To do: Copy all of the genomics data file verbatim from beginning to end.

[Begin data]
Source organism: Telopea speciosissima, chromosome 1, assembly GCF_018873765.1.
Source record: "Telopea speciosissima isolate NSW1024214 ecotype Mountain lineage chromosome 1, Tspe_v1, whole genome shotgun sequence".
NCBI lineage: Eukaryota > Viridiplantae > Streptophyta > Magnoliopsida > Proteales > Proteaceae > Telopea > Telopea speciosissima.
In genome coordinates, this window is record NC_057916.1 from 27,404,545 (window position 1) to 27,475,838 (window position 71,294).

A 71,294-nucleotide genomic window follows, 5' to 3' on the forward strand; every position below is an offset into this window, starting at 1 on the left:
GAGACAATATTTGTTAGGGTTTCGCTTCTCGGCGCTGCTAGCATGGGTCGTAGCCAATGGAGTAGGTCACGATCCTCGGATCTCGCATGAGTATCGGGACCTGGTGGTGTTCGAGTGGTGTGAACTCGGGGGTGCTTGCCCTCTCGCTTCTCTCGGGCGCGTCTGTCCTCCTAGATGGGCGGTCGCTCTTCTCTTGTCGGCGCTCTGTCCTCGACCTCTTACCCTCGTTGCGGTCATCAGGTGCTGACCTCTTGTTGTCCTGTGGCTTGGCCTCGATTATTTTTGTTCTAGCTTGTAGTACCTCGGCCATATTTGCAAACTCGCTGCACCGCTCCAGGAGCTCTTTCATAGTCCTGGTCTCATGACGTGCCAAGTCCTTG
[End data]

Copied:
Source organism: Telopea speciosissima, chromosome 1, assembly GCF_018873765.1.
Source record: "Telopea speciosissima isolate NSW1024214 ecotype Mountain lineage chromosome 1, Tspe_v1, whole genome shotgun sequence".
NCBI lineage: Eukaryota > Viridiplantae > Streptophyta > Magnoliopsida > Proteales > Proteaceae > Telopea > Telopea speciosissima.
In genome coordinates, this window is record NC_057916.1 from 27,404,545 (window position 1) to 27,475,838 (window position 71,294).

A 71,294-nucleotide genomic window follows, 5' to 3' on the forward strand; every position below is an offset into this window, starting at 1 on the left:
GAGACAATATTTGTTAGGGTTTCGCTTCTCGGCGCTGCTAGCATGGGTCGTAGCCAATGGAGTAGGTCACGATCCTCGGATCTCGCATGAGTATCGGGACCTGGTGGTGTTCGAGTGGTGTGAACTCGGGGGTGCTTGCCCTCTCGCTTCTCTCGGGCGCGTCTGTCCTCCTAGATGGGCGGTCGCTCTTCTCTTGTCGGCGCTCTGTCCTCGACCTCTTACCCTCGTTGCGGTCATCAGGTGCTGACCTCTTGTTGTCCTGTGGCTTGGCCTCGATTATTTTTGTTCTAGCTTGTAGTACCTCGGCCATATTTGCAAACTCGCTGCACCGCTCCAGGAGCTCTTTCATAGTCCTGGTCTCATGACGTGCCAAGTCCTTG